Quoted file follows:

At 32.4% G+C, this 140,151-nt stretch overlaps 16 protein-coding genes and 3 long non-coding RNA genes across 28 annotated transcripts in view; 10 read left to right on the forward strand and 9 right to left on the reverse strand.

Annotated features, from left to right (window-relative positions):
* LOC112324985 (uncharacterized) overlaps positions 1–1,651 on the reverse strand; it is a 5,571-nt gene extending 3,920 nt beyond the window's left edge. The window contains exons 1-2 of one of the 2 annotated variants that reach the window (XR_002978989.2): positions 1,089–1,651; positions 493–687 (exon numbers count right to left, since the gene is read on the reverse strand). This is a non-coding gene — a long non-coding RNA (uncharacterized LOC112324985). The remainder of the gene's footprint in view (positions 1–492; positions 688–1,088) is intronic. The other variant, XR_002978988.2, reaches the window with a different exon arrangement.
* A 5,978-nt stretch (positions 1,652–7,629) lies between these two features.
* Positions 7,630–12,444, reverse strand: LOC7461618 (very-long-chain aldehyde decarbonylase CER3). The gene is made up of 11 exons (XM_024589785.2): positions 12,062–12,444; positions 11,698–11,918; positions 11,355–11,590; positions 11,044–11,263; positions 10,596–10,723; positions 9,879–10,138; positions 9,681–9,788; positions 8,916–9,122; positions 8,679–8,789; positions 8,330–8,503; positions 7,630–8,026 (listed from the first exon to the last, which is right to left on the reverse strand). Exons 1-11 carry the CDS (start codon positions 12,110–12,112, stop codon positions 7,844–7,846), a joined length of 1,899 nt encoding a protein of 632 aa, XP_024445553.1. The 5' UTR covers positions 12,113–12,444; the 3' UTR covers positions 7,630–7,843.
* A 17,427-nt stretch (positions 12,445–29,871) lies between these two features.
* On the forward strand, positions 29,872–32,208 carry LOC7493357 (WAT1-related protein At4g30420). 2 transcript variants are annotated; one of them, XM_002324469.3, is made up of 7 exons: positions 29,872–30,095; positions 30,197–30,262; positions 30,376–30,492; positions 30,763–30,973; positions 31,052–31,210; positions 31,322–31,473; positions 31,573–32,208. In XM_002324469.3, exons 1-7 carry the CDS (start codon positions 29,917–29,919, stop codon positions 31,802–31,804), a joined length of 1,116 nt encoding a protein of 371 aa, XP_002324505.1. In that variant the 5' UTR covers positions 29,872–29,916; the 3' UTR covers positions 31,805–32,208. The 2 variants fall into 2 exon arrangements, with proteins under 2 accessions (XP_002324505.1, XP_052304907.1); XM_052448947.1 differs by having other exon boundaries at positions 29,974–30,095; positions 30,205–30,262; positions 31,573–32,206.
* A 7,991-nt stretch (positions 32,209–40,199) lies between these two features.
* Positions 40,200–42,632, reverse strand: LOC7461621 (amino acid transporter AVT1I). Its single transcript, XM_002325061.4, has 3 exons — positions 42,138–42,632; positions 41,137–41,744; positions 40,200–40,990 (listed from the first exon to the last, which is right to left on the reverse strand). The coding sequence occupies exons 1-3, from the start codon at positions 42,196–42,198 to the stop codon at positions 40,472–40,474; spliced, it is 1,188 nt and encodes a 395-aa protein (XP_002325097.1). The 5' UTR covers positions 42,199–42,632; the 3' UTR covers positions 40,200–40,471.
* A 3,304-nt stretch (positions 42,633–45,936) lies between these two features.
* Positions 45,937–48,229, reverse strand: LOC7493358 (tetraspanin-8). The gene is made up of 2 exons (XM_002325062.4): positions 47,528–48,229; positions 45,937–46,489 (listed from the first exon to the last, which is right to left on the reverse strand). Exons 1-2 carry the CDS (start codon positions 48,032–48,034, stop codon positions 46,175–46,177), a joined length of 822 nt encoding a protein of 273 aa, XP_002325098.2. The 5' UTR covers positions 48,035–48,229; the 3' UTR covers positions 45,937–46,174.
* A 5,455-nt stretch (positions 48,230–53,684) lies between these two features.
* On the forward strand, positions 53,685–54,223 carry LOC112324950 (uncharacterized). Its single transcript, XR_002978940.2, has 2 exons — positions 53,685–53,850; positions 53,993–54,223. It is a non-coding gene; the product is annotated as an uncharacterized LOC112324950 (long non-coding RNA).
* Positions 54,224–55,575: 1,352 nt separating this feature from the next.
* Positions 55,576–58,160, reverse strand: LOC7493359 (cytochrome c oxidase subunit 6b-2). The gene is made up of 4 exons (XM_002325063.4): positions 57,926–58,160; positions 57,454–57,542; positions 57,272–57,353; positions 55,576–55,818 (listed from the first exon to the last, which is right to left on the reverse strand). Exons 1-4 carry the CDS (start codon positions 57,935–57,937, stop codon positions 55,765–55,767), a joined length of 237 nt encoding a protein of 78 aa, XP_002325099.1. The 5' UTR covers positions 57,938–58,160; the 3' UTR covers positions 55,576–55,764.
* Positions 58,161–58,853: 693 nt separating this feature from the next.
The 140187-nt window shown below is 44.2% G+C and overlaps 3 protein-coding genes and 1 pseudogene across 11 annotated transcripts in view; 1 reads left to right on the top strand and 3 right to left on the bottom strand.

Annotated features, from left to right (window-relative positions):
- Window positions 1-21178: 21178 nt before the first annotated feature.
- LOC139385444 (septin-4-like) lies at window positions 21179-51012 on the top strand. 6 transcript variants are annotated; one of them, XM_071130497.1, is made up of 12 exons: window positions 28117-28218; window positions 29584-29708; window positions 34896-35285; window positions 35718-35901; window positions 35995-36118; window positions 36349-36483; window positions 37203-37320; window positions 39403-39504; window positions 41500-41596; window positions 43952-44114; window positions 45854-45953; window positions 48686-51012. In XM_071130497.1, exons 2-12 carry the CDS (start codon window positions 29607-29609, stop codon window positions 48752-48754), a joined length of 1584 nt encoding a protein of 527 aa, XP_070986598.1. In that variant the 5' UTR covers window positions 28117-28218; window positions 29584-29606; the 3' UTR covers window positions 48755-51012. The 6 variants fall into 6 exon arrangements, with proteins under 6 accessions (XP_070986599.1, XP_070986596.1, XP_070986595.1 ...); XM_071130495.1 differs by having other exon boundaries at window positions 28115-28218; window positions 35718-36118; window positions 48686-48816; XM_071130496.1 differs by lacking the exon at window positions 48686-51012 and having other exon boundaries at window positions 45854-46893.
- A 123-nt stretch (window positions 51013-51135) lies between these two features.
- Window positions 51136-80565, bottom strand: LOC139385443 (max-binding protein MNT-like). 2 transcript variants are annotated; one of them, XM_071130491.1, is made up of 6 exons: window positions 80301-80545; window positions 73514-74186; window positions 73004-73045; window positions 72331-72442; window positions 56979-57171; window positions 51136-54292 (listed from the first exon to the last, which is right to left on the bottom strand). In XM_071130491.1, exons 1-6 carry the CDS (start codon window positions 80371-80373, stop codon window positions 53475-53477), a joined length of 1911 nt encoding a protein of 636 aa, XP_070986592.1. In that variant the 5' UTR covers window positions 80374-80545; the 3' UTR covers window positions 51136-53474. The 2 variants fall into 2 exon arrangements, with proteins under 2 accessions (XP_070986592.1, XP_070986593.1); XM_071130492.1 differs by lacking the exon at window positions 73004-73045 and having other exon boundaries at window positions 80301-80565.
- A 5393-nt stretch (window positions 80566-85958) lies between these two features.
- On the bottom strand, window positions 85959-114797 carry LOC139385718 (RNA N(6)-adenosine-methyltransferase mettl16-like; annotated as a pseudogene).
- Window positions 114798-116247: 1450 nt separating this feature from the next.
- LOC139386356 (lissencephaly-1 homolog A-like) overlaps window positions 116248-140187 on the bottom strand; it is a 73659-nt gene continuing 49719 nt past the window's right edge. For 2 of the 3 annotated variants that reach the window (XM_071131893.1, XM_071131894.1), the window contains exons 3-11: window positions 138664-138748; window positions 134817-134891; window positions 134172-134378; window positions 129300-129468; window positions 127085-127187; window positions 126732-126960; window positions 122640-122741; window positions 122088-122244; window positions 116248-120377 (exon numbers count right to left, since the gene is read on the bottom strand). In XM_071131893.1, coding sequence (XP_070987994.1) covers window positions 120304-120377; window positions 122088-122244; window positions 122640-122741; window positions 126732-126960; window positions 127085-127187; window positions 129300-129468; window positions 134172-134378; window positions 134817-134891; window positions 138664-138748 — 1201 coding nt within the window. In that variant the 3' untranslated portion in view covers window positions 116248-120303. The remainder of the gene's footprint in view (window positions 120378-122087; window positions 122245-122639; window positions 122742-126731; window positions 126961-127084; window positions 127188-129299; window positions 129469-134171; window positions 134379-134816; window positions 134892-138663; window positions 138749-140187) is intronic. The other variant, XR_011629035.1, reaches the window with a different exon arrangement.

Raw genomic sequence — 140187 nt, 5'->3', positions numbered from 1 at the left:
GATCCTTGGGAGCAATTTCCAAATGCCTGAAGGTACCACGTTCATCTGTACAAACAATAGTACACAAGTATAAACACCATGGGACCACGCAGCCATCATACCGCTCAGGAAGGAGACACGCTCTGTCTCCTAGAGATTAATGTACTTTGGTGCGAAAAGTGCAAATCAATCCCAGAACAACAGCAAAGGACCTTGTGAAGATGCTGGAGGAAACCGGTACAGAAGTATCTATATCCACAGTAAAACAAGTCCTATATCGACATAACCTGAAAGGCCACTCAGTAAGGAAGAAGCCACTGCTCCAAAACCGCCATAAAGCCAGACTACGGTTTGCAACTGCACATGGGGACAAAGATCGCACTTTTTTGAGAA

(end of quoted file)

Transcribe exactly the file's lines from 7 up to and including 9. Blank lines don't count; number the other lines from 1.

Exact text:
* On the forward strand, positions 29,872–32,208 carry LOC7493357 (WAT1-related protein At4g30420). 2 transcript variants are annotated; one of them, XM_002324469.3, is made up of 7 exons: positions 29,872–30,095; positions 30,197–30,262; positions 30,376–30,492; positions 30,763–30,973; positions 31,052–31,210; positions 31,322–31,473; positions 31,573–32,208. In XM_002324469.3, exons 1-7 carry the CDS (start codon positions 29,917–29,919, stop codon positions 31,802–31,804), a joined length of 1,116 nt encoding a protein of 371 aa, XP_002324505.1. In that variant the 5' UTR covers positions 29,872–29,916; the 3' UTR covers positions 31,805–32,208. The 2 variants fall into 2 exon arrangements, with proteins under 2 accessions (XP_002324505.1, XP_052304907.1); XM_052448947.1 differs by having other exon boundaries at positions 29,974–30,095; positions 30,205–30,262; positions 31,573–32,206.
* A 7,991-nt stretch (positions 32,209–40,199) lies between these two features.
* Positions 40,200–42,632, reverse strand: LOC7461621 (amino acid transporter AVT1I). Its single transcript, XM_002325061.4, has 3 exons — positions 42,138–42,632; positions 41,137–41,744; positions 40,200–40,990 (listed from the first exon to the last, which is right to left on the reverse strand). The coding sequence occupies exons 1-3, from the start codon at positions 42,196–42,198 to the stop codon at positions 40,472–40,474; spliced, it is 1,188 nt and encodes a 395-aa protein (XP_002325097.1). The 5' UTR covers positions 42,199–42,632; the 3' UTR covers positions 40,200–40,471.